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People suffering from food insecurities line up to receive food donations along Northern Boulevard in the Queens neighborhood of New York, NY, May 20, 2020. Organized by food manufacter Goya and Mecenas (Mexican Cultural Expressions National Society), approximately 1500 boxes of food were distributed to waiting crowds.  (Anthony Behar/Sipa USA)No Use UK. No Use Germany.
How We Rise

Latinos often lack access to healthcare and have poor health outcomes. Here’s how we can change that

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The Latino community has been disproportionally affected by COVID-19, with almost three times as many cases per head among Latinos than among whites, and a hospitalization rate 4.6 times higher. But the specific challenges faced by Latinos in terms of health outcomes and healthcare access long predate the pandemic.

Latinos are the second-fastest-growing racial/ethnic group in the country and they are diverse in many regards. As a whole, Latinos suffer from poorer health on many measures. At the same time, they are less likely to have access to high-quality care. Improving Latino health will require concerted policy intervention on both fronts.

Poorer Latino health… 

One in two Latinos will develop diabetes over their lifetime. Latinos are at a 66% greater risk of developing type 2 diabetes, and once diagnosed, have worse outcomes than non-Hispanic whites. Diabetes often brings mental health problems in its wake: one in five diabetics have depressive symptoms. But Latinos are also less likely to receive treatment for depression, anxiety, and other behavioral issues than their white counterparts.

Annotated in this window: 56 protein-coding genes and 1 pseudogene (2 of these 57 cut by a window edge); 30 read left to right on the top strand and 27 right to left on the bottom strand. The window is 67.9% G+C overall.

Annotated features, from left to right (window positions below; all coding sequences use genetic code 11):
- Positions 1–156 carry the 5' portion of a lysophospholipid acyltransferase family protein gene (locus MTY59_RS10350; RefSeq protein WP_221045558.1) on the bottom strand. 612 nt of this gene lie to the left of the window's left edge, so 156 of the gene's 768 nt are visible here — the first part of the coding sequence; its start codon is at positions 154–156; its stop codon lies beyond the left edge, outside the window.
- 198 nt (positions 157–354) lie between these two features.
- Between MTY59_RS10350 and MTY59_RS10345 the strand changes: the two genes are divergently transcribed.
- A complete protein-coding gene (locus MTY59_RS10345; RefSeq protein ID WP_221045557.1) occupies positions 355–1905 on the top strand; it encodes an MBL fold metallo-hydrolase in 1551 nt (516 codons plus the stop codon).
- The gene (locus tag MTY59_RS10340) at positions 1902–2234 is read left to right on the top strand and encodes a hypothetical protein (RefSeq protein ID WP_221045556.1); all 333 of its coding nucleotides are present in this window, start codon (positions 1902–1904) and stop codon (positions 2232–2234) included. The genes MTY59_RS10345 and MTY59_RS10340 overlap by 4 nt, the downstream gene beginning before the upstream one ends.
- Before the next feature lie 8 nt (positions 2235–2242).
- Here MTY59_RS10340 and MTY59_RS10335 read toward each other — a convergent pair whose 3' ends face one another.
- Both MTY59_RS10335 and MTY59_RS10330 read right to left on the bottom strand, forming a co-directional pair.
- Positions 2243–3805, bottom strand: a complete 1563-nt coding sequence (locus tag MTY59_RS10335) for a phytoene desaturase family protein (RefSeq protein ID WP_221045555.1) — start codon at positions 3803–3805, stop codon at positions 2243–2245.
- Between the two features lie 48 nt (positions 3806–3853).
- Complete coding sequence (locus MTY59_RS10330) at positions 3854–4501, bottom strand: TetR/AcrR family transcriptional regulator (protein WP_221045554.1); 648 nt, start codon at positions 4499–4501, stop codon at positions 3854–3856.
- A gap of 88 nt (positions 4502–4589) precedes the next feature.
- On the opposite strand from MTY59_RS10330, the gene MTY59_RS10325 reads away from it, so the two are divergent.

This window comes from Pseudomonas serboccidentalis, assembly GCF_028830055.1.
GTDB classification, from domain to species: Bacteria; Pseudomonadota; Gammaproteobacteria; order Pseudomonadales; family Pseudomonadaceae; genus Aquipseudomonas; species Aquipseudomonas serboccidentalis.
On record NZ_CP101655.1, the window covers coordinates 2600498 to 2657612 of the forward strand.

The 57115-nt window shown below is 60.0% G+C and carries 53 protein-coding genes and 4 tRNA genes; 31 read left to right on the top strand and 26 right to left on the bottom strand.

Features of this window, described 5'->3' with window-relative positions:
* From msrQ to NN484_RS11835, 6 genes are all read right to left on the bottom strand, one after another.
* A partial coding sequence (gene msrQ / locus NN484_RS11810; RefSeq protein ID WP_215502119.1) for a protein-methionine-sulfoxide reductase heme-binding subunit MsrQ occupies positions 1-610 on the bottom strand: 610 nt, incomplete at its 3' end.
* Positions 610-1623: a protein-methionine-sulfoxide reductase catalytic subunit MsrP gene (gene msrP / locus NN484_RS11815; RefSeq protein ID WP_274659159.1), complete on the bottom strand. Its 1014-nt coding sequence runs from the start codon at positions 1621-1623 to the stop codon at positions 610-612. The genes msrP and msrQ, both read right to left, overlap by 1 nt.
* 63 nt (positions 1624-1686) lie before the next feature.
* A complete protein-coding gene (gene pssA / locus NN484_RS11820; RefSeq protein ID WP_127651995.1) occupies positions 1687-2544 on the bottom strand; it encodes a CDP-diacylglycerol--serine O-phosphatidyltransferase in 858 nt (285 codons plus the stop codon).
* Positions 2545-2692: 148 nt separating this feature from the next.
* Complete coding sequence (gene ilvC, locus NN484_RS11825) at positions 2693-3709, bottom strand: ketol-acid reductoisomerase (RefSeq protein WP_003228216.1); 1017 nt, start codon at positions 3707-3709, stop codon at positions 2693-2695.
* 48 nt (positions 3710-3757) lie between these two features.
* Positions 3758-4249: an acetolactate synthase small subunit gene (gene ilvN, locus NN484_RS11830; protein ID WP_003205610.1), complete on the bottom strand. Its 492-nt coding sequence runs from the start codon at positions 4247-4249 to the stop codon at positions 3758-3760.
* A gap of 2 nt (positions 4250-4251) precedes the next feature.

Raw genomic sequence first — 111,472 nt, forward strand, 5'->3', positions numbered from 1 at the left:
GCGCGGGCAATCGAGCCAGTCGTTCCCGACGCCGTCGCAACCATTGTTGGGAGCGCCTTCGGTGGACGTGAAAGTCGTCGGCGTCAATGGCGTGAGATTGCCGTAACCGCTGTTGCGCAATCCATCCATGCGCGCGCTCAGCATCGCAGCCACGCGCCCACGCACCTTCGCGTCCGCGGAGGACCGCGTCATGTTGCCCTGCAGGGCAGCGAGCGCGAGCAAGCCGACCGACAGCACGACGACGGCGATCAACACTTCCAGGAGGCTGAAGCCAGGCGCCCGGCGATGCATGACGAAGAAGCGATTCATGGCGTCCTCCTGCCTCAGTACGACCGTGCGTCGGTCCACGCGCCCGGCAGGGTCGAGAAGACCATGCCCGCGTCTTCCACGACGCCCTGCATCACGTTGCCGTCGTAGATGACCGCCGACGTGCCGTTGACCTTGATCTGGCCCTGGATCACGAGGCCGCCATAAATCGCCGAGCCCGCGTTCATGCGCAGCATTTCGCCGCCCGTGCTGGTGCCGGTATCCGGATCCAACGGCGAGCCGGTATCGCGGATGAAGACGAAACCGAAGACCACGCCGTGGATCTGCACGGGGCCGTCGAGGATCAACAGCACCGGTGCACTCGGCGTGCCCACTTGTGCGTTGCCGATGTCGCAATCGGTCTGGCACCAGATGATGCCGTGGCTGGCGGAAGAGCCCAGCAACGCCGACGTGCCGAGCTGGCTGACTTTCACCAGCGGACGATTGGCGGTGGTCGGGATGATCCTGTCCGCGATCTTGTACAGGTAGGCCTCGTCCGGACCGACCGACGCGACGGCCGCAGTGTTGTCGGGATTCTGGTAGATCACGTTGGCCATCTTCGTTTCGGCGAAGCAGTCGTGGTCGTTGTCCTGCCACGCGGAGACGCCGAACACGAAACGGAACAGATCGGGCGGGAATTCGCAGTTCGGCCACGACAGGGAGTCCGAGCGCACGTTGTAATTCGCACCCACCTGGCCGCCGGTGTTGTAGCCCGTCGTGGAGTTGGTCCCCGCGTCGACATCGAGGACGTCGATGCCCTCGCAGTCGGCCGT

diabetes rate

 

… and less access to healthcare

Health and healthcare have a two-way relationship. Poor healthcare leads to poor health, which then makes healthcare more expensive and less accessible. The Affordable Care Act has narrowed racial gaps in access to healthcare, but Latinos are still nearly 3 times more likely to be uninsured than non-Hispanic whites.

One in four Latinos have no health insurance

insurance by race

The progress made in expanding health insurance coverage for Latinos is now at risk, because of the COVID-19 economic recession’s disproportionate impact on Latino workers. 37% of Latinos have had someone in their household lose their employer-provided health insurance benefits during the recession, according to a survey conducted in June 2020 by Abriendo Puertas/Latino Decisions.

Cultural barriers, such as the fact that nearly a third of Latinos are not fluent in English, also make the healthcare system less accessible to those who often need it the most.

Policies for better Latino health 

Policies for improving Latino health vary in scope. Some address systemic issues that affect Americans’ health and healthcare at a national level. Others promote community-level efforts that target Latino populations. Here are some ideas: 

  • Expand Medicaid: States that expanded Medicaid under the Affordable Care Act have narrowed the gap in uninsured rates for Latinos more than states without the expansion. 

Medicaid expansion narrowed the gaps in the uninsured rate   

medicaid expansion

Latinos accounted for nearly one third of all Medicaid enrollees in 2018. The expansion of Medicaid would disproportionately improve their healthcare access.

Improving the health of Latinos demands bold policies: ones that both address the systemic issues that all Americans face and that invest in Latino community programs. In the harsh light of the pandemic, this challenge is clearer – and more urgent than ever.

 

 

 

 

 

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